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Posted in Latest News, Orchestra

Review: French Composers Take the Stage For Indian Hill Orchestra Concert

By McLaren Harris

“French Connections,” a program of four works by French composers spanning more than two centuries presented Sunday, January 24, by the Orchestra of Indian Hill and conductor Bruce Hangen, marked the welcome return of violinist Irina Muresanu to the Littleton High School Performing Arts Center.

World-traveled and acclaimed as a soloist and chamber musician, Ms. Muresanu has won hearts with her appearances with the orchestra and at Indian Hill’s Kalliroscope Gallery chamber music series, so that many now consider her part of the extended Indian Hill family. On Sunday afternoon, playing an 18th-century concerto by Joseph Boulogne and a more recent (2002) and imaginative nocturne by Henri Dutilleux, the audience was hers.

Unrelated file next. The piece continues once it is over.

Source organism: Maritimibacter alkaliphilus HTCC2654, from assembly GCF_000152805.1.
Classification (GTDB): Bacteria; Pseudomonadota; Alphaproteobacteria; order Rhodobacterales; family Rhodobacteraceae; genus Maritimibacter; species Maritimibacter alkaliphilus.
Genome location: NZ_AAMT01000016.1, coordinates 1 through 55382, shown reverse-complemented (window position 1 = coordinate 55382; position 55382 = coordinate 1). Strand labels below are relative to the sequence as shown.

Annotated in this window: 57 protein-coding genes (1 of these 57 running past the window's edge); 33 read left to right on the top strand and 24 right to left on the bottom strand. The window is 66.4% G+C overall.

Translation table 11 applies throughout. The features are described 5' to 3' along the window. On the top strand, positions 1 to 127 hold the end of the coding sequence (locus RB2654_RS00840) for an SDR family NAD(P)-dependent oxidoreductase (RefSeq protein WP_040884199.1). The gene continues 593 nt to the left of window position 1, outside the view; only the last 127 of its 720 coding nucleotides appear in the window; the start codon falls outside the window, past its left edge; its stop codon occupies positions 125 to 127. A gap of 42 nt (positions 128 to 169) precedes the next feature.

The Boulogne and Dutilleux works were book-ended by two larger compositions, Claude Debussy’s “La Mer” and César Franck’s D minor Symphony. Because of relative lengths, the Boulogne concerto was moved to the program’s first half, following “La Mer.” Leaving Dutilleux’s “Sur le même accord” (“About the same chord”) to follow the Debussy work would have made more musical sense; despite the century separating their composition and vastly different musical intents, the two share aspects of lyricism, tonal exploration and instrumental color in transparent, or at least translucent, settings.